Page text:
Households and businesses have been reducing debt for a couple of years. But the debt has simply morphed into government debt. But in Europe and the U.S. we’re getting close to debt reduction time, or what’s being referred to as the “fiscal cliff”.
Soon we will be deliberating the possibility of experiencing debt deflation. Austerity is
Continue reading Debt Deleveraging – is Debt Deflation Coming?
What are the financial predictors of happiness? We could look at metrics related to debt, spending, hours worked, percent of income saved, travel industry sales…so many to pick from.
Steven Kaplan, a professor of entrepreneurship and finance at the University of Chicago Booth School of Business, believes unemployment rates are better than income inequality in predicting
Continue reading Unemployment Correlated With Happiness – Steven Kaplan: Implications for Education and Personal Growth
Investment diversification is an important concept for any investor. The markets these past few years have brought the lesson home that we need to reduce risk by investing across asset classes.
Christine Benz tells us that we should look at other dimensions of diversification, besides asset allocation.
Diversify Across Time
Dollar-cost averaging – or diversifying your purchases by
Continue reading Diversify Across Time, Taxes and Vehicles – Holistic Diversification
Statistics can paint a picture that reflects our current values and our future prosperity.
1. 15% of us are in a breadline.
Altogether, there are now almost 46 million people in the United States on food stamps, roughly 15 percent of the population. That’s an increase of 74 percent since 2007, just before the financial crisis and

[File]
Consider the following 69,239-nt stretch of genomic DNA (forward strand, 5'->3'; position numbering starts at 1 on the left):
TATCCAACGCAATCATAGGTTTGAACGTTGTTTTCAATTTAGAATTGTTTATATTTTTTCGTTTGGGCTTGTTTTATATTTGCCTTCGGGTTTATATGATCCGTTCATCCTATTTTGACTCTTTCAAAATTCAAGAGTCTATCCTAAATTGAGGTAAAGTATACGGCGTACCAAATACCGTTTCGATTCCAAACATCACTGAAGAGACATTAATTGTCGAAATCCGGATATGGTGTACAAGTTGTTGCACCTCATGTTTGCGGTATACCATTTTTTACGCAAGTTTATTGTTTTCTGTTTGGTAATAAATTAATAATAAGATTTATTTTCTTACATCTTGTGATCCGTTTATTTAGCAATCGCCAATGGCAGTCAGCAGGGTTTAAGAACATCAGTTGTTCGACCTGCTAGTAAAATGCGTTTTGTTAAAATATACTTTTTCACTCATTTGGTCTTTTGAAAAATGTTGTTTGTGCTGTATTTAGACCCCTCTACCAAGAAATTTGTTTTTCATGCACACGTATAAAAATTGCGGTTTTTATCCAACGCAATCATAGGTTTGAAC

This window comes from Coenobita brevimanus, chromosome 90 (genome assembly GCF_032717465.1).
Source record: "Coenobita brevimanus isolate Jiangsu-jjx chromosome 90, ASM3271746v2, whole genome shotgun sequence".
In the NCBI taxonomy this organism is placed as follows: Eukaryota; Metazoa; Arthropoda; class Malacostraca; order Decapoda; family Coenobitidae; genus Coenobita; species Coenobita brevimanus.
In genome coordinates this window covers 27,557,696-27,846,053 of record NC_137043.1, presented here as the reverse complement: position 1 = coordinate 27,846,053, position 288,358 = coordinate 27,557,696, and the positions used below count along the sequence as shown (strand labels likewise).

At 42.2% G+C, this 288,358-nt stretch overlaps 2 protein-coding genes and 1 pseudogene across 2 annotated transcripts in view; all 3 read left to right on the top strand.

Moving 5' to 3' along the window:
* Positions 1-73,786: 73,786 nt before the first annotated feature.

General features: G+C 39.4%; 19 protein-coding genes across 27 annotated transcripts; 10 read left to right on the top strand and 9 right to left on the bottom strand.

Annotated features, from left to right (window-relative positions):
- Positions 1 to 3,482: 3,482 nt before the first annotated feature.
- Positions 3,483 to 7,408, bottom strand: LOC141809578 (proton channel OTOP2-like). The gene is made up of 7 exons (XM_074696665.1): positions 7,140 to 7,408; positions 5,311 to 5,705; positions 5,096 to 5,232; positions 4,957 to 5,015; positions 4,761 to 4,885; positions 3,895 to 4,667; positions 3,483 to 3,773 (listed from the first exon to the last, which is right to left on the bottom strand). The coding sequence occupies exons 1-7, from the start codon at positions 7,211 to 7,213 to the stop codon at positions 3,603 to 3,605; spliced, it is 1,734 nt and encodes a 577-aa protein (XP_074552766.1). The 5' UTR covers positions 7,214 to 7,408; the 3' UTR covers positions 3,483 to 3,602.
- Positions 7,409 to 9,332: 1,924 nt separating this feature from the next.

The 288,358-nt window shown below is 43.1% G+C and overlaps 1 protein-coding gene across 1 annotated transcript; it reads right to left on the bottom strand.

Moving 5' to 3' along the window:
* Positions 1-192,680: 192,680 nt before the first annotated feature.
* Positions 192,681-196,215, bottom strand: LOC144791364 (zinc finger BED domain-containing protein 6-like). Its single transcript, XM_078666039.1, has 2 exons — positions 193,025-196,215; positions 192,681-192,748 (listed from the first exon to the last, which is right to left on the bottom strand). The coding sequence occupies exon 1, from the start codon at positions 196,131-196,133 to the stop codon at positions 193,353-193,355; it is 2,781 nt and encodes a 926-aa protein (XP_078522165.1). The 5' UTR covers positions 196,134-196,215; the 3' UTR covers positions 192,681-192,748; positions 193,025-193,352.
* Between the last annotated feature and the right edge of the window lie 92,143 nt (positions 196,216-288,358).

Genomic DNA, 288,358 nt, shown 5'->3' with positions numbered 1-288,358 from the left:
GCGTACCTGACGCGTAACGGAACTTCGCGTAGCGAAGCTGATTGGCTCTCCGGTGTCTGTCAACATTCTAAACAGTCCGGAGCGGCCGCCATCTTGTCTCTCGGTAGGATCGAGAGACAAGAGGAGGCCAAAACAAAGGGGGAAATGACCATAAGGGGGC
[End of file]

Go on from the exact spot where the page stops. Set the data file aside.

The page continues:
Continue reading We Produce Breadlines and Deficits
The national discussion on how to get our debt problem under control and reduce our spending raises many various arguments. A recent example offered that our pluralistic society is causing the givers to resent giving to the takers. Now, Arthur Brooks, president of the American Enterprise Institute, shares that only by allowing people to struggle to improve
Continue reading Our Federal Debt and the Pursuit of Wealth and Happiness
Marc Faber believes bonds are currently a bad investment.
“I disagree with the bond bulls that are basing their case on a deflationary environment. In such an outcome tax revenues would collapse and stocks would fall heavily.” Should stocks fall the Fed would initiate more quantitative easing.
Faber says people shouldn’t be buying bonds with yields trading
Continue reading Dollar will Drop so Don’t Invest in Dollar Assets – Marc Faber
Why don’t we change the tax system and have a flat tax or a consumption tax?
Caroline Baum, Bloomberg News columnist, helps us to understand the government’s reluctance to simplify the tax structure.
Why, after all this time and an extensive body of data, are we still questioning whether reductions in marginal and capital-gains tax rates
Continue reading Tax Cuts for the Rich Increases The Taxes They Pay – The Wealthy Are Different
Rich Karlgaard (Forbes publisher) eloquently shares his view on why we can’t have multiculturalism as we have it today and also have the rich willing to pay more than their fair share.
Since the 1960s, American and European lefties have wanted two things that are inherently in conflict in a free society. One is greater
Continue reading Multiculturalism and the Unwillingness of the Rich to Pay More Than Their Fair Share
Money will go, in time and space, where it’s treated well. Money will find its way to locations that offer good property rights laws and low taxes. As laws change and those changes are telegraphed, money and wealth will move in anticipation of those changes.
Arthur Laffer, of the Laffer Curve, is the chairman of Laffer Associates and co-author
Continue reading Taxes: Money Flows in Time and Space to Where It’s Treated Best